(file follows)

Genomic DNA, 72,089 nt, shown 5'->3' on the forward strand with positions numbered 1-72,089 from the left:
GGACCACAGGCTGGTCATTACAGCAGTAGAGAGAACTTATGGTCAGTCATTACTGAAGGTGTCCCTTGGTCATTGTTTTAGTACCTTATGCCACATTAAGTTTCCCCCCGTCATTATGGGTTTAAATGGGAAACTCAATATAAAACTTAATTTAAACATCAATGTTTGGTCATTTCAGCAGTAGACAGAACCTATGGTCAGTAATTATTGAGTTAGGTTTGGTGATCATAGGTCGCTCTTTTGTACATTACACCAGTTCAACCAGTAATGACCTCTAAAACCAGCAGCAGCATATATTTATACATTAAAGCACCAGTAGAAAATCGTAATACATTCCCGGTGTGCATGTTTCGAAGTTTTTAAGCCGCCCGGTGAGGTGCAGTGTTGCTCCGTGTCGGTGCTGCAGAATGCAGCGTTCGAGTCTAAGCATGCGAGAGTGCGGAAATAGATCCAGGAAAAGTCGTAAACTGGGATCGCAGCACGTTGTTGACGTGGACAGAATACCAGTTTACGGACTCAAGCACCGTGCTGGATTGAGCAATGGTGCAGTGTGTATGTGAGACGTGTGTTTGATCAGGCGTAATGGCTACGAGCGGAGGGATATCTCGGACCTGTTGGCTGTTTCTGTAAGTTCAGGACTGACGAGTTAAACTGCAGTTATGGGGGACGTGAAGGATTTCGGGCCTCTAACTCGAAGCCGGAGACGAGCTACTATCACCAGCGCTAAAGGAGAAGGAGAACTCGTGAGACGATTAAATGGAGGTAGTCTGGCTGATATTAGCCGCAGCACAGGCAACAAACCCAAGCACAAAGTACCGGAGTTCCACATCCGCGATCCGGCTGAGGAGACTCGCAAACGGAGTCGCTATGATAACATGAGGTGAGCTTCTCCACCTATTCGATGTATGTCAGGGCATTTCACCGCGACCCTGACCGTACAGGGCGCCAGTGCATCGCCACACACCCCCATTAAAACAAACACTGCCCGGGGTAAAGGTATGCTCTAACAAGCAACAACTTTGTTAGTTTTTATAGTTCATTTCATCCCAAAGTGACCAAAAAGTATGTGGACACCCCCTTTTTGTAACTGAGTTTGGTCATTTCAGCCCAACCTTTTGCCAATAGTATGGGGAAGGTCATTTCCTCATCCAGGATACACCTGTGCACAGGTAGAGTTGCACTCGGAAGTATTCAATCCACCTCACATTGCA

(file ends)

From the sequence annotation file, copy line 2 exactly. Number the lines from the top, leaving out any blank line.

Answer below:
GGACCACAGGCTGGTCATTACAGCAGTAGAGAGAACTTATGGTCAGTCATTACTGAAGGTGTCCCTTGGTCATTGTTTTAGTACCTTATGCCACATTAAGTTTCCCCCCGTCATTATGGGTTTAAATGGGAAACTCAATATAAAACTTAATTTAAACATCAATGTTTGGTCATTTCAGCAGTAGACAGAACCTATGGTCAGTAATTATTGAGTTAGGTTTGGTGATCATAGGTCGCTCTTTTGTACATTACACCAGTTCAACCAGTAATGACCTCTAAAACCAGCAGCAGCATATATTTATACATTAAAGCACCAGTAGAAAATCGTAATACATTCCCGGTGTGCATGTTTCGAAGTTTTTAAGCCGCCCGGTGAGGTGCAGTGTTGCTCCGTGTCGGTGCTGCAGAATGCAGCGTTCGAGTCTAAGCATGCGAGAGTGCGGAAATAGATCCAGGAAAAGTCGTAAACTGGGATCGCAGCACGTTGTTGACGTGGACAGAATACCAGTTTACGGACTCAAGCACCGTGCTGGATTGAGCAATGGTGCAGTGTGTATGTGAGACGTGTGTTTGATCAGGCGTAATGGCTACGAGCGGAGGGATATCTCGGACCTGTTGGCTGTTTCTGTAAGTTCAGGACTGACGAGTTAAACTGCAGTTATGGGGGACGTGAAGGATTTCGGGCCTCTAACTCGAAGCCGGAGACGAGCTACTATCACCAGCGCTAAAGGAGAAGGAGAACTCGTGAGACGATTAAATGGAGGTAGTCTGGCTGATATTAGCCGCAGCACAGGCAACAAACCCAAGCACAAAGTACCGGAGTTCCACATCCGCGATCCGGCTGAGGAGACTCGCAAACGGAGTCGCTATGATAACATGAGGTGAGCTTCTCCACCTATTCGATGTATGTCAGGGCATTTCACCGCGACCCTGACCGTACAGGGCGCCAGTGCATCGCCACACACCCCCATTAAAACAAACACTGCCCGGGGTAAAGGTATGCTCTAACAAGCAACAACTTTGTTAGTTTTTATAGTTCATTTCATCCCAAAGTGACCAAAAAGTATGTGGACACCCCCTTTTTGTAACTGAGTTTGGTCATTTCAGCCCAACCTTTTGCCAATAGTATGGGGAAGGTCATTTCCTCATCCAGGATACACCTGTGCACAGGTAGAGTTGCACTCGGAAGTATTCAATCCACCTCACATTGCA